Edited by alpiner, 06 September 2014 - 07:34.

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#44 Rad-oh-yeah?

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Posted 07 September 2014 - 17:19

Caterham team principal Christijan Albers has left the team just two months after joining it.


Albers was appointed to run the team after it was purchased by a consortium of Swiss and Middle Eastern investors in July.


In a statement released today he said: “Over the past months I have dedicated all my energy to ensure the takeover of the team would go as smoothly as possible and to achieve the best possible result for our investors, sponsors and all the people involved with Caterham F1 Team.”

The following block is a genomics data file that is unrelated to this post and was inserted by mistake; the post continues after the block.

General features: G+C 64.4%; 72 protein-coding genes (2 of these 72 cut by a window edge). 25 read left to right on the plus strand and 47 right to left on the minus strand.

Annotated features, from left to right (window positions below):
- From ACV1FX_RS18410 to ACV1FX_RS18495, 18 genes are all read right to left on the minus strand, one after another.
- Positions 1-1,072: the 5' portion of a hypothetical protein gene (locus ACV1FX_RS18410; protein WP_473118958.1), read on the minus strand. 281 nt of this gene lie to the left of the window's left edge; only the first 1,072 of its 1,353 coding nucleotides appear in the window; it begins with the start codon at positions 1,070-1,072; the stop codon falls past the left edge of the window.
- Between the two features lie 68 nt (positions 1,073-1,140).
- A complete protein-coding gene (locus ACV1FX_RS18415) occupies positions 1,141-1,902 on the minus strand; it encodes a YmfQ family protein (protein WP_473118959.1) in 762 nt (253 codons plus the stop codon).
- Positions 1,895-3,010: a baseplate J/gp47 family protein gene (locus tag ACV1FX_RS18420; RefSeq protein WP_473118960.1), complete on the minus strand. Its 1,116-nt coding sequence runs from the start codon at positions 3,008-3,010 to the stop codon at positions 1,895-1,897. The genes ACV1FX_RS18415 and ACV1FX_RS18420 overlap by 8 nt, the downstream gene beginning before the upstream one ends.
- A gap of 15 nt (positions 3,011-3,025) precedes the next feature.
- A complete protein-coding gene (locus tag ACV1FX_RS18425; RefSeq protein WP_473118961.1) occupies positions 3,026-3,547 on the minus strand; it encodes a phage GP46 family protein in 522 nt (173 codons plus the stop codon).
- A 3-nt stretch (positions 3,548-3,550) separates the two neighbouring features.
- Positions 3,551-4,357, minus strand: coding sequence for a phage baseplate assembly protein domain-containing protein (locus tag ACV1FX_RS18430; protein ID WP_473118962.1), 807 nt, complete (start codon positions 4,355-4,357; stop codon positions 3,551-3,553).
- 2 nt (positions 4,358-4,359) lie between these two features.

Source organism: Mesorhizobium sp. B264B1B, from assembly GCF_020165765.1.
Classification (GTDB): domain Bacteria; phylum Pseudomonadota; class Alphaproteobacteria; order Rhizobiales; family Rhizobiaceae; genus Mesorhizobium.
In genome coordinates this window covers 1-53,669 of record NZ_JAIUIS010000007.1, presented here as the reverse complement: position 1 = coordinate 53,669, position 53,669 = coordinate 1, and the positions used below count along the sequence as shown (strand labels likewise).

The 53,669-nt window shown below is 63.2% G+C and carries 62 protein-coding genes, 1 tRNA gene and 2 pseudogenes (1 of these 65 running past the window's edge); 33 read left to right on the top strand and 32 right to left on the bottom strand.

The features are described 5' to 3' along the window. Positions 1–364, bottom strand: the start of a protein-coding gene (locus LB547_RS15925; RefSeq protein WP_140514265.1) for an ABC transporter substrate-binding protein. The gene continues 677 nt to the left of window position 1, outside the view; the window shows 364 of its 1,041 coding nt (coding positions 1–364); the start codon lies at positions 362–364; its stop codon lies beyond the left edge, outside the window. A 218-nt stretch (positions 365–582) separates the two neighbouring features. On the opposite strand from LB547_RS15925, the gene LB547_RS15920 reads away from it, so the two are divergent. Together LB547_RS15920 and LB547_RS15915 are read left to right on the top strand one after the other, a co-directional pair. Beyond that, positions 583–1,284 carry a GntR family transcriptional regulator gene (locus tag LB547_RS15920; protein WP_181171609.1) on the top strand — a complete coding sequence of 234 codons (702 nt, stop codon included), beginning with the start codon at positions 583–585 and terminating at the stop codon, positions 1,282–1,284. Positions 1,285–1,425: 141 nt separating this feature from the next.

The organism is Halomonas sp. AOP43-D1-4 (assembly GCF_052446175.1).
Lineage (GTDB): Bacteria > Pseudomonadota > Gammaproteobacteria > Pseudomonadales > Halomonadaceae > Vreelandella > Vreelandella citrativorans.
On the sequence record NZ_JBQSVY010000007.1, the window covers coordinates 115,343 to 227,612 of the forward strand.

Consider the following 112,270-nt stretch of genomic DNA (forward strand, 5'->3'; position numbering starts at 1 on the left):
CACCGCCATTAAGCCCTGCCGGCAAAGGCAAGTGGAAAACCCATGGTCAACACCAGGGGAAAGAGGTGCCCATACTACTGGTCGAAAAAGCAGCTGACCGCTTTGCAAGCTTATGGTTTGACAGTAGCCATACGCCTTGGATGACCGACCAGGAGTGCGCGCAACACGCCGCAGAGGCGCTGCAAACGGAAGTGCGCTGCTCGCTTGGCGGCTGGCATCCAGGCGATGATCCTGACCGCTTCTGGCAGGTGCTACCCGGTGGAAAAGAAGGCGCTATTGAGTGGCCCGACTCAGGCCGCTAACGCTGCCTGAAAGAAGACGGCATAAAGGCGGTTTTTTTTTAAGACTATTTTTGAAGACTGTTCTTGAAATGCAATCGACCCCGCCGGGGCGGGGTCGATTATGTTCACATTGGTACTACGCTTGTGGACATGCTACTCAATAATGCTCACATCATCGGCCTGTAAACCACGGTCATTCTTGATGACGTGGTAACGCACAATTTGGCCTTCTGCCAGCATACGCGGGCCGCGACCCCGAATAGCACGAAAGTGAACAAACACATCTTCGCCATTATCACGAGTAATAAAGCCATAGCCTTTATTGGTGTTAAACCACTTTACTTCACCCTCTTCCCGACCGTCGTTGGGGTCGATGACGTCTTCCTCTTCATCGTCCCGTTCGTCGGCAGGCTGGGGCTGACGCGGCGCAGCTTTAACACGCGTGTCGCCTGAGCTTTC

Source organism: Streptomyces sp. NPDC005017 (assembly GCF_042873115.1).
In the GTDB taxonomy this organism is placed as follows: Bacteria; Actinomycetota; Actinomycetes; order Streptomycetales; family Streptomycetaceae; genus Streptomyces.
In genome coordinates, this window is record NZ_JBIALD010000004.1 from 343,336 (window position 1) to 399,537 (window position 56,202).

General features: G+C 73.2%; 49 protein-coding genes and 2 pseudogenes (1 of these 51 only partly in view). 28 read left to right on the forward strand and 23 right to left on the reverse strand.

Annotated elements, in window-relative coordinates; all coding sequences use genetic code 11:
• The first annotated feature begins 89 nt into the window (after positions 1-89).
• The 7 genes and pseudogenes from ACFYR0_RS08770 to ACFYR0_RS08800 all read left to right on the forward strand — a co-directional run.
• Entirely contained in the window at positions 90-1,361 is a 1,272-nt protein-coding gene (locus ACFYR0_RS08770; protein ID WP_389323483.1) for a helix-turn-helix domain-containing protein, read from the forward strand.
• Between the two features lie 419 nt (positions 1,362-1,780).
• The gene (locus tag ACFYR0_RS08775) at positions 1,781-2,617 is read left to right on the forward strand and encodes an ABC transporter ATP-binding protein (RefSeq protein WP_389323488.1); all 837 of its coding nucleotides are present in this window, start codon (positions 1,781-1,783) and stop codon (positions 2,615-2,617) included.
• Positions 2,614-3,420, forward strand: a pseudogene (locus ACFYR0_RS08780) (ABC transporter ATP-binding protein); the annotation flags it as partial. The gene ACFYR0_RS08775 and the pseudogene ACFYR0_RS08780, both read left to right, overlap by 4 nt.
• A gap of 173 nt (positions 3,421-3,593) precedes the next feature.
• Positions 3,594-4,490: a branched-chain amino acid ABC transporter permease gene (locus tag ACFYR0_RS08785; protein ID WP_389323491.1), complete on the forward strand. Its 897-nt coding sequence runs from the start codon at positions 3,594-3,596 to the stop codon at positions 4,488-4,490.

“As such I worked tirelessly to reconstruct the team while, at the same time, making technical updates on the car. In doing this we created both a better foundation for the team’s future and achieved significant improvements on the speed of the car.


“Due to private reasons and in order to be able to spend more time with my family, I will resign from my position as CEO of Caterham F1 Team. I wish the team all the best in the future‎.”


Caterham’s deputy team principal Manfredi Ravetto has taken over from Albers, who he described as “an asset to the team since the moment he joined”.


“It’s been a challenging last few months, but we have moved forward together and we want to thank him for his hard work and commitment to the team,” Ravetto added. “We wish him the best for the future.”



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#45 Sam633

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Posted 23 September 2014 - 08:19

Pirelli threatens to withhold tyres from Caterham